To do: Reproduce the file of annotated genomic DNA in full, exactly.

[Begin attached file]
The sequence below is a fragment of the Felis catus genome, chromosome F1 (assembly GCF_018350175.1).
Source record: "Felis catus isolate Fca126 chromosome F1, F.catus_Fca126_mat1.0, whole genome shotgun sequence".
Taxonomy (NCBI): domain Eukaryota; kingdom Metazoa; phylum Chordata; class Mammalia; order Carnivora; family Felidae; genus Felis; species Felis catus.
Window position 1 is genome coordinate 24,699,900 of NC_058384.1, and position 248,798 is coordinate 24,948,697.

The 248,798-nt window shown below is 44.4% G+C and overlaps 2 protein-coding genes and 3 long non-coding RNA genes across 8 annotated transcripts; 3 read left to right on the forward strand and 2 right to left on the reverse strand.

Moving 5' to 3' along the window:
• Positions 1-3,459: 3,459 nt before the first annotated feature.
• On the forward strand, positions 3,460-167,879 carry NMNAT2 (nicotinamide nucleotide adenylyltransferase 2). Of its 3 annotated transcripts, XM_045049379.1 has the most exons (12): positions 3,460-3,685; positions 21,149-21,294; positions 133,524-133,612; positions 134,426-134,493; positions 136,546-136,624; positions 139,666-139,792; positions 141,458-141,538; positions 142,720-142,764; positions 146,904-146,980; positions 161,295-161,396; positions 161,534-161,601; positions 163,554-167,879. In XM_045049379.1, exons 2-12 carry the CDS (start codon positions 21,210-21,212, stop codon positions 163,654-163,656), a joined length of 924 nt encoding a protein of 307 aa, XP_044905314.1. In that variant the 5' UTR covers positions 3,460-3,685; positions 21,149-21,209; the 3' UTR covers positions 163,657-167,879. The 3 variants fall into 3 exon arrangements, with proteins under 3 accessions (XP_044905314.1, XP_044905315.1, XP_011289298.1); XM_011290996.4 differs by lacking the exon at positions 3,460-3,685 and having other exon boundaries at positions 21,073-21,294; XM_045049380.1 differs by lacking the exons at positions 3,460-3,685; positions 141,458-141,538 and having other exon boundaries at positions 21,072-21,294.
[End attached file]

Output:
The sequence below is a fragment of the Felis catus genome, chromosome F1 (assembly GCF_018350175.1).
Source record: "Felis catus isolate Fca126 chromosome F1, F.catus_Fca126_mat1.0, whole genome shotgun sequence".
Taxonomy (NCBI): domain Eukaryota; kingdom Metazoa; phylum Chordata; class Mammalia; order Carnivora; family Felidae; genus Felis; species Felis catus.
Window position 1 is genome coordinate 24,699,900 of NC_058384.1, and position 248,798 is coordinate 24,948,697.

The 248,798-nt window shown below is 44.4% G+C and overlaps 2 protein-coding genes and 3 long non-coding RNA genes across 8 annotated transcripts; 3 read left to right on the forward strand and 2 right to left on the reverse strand.

Moving 5' to 3' along the window:
• Positions 1-3,459: 3,459 nt before the first annotated feature.
• On the forward strand, positions 3,460-167,879 carry NMNAT2 (nicotinamide nucleotide adenylyltransferase 2). Of its 3 annotated transcripts, XM_045049379.1 has the most exons (12): positions 3,460-3,685; positions 21,149-21,294; positions 133,524-133,612; positions 134,426-134,493; positions 136,546-136,624; positions 139,666-139,792; positions 141,458-141,538; positions 142,720-142,764; positions 146,904-146,980; positions 161,295-161,396; positions 161,534-161,601; positions 163,554-167,879. In XM_045049379.1, exons 2-12 carry the CDS (start codon positions 21,210-21,212, stop codon positions 163,654-163,656), a joined length of 924 nt encoding a protein of 307 aa, XP_044905314.1. In that variant the 5' UTR covers positions 3,460-3,685; positions 21,149-21,209; the 3' UTR covers positions 163,657-167,879. The 3 variants fall into 3 exon arrangements, with proteins under 3 accessions (XP_044905314.1, XP_044905315.1, XP_011289298.1); XM_011290996.4 differs by lacking the exon at positions 3,460-3,685 and having other exon boundaries at positions 21,073-21,294; XM_045049380.1 differs by lacking the exons at positions 3,460-3,685; positions 141,458-141,538 and having other exon boundaries at positions 21,072-21,294.